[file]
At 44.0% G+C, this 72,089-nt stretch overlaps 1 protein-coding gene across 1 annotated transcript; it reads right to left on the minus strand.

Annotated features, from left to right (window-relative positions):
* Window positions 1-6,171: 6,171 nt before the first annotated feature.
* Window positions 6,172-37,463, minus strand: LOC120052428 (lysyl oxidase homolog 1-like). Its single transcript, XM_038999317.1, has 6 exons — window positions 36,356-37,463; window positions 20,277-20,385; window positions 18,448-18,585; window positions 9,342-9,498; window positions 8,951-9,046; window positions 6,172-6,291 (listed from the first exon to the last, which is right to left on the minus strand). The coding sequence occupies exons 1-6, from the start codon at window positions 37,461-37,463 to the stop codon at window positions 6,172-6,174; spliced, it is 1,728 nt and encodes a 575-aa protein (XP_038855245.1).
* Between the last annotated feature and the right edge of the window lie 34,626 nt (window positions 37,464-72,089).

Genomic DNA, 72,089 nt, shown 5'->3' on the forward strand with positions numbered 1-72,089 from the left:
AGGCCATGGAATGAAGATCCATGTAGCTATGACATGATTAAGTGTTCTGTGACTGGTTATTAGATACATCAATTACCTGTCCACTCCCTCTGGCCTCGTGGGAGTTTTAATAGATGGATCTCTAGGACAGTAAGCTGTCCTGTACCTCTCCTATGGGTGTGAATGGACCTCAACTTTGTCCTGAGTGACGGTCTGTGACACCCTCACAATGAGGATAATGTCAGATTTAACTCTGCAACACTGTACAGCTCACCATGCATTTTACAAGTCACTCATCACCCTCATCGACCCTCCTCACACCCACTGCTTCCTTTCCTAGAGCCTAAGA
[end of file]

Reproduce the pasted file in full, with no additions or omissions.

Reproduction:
At 44.0% G+C, this 72,089-nt stretch overlaps 1 protein-coding gene across 1 annotated transcript; it reads right to left on the minus strand.

Annotated features, from left to right (window-relative positions):
* Window positions 1-6,171: 6,171 nt before the first annotated feature.
* Window positions 6,172-37,463, minus strand: LOC120052428 (lysyl oxidase homolog 1-like). Its single transcript, XM_038999317.1, has 6 exons — window positions 36,356-37,463; window positions 20,277-20,385; window positions 18,448-18,585; window positions 9,342-9,498; window positions 8,951-9,046; window positions 6,172-6,291 (listed from the first exon to the last, which is right to left on the minus strand). The coding sequence occupies exons 1-6, from the start codon at window positions 37,461-37,463 to the stop codon at window positions 6,172-6,174; spliced, it is 1,728 nt and encodes a 575-aa protein (XP_038855245.1).
* Between the last annotated feature and the right edge of the window lie 34,626 nt (window positions 37,464-72,089).

Genomic DNA, 72,089 nt, shown 5'->3' on the forward strand with positions numbered 1-72,089 from the left:
AGGCCATGGAATGAAGATCCATGTAGCTATGACATGATTAAGTGTTCTGTGACTGGTTATTAGATACATCAATTACCTGTCCACTCCCTCTGGCCTCGTGGGAGTTTTAATAGATGGATCTCTAGGACAGTAAGCTGTCCTGTACCTCTCCTATGGGTGTGAATGGACCTCAACTTTGTCCTGAGTGACGGTCTGTGACACCCTCACAATGAGGATAATGTCAGATTTAACTCTGCAACACTGTACAGCTCACCATGCATTTTACAAGTCACTCATCACCCTCATCGACCCTCCTCACACCCACTGCTTCCTTTCCTAGAGCCTAAGA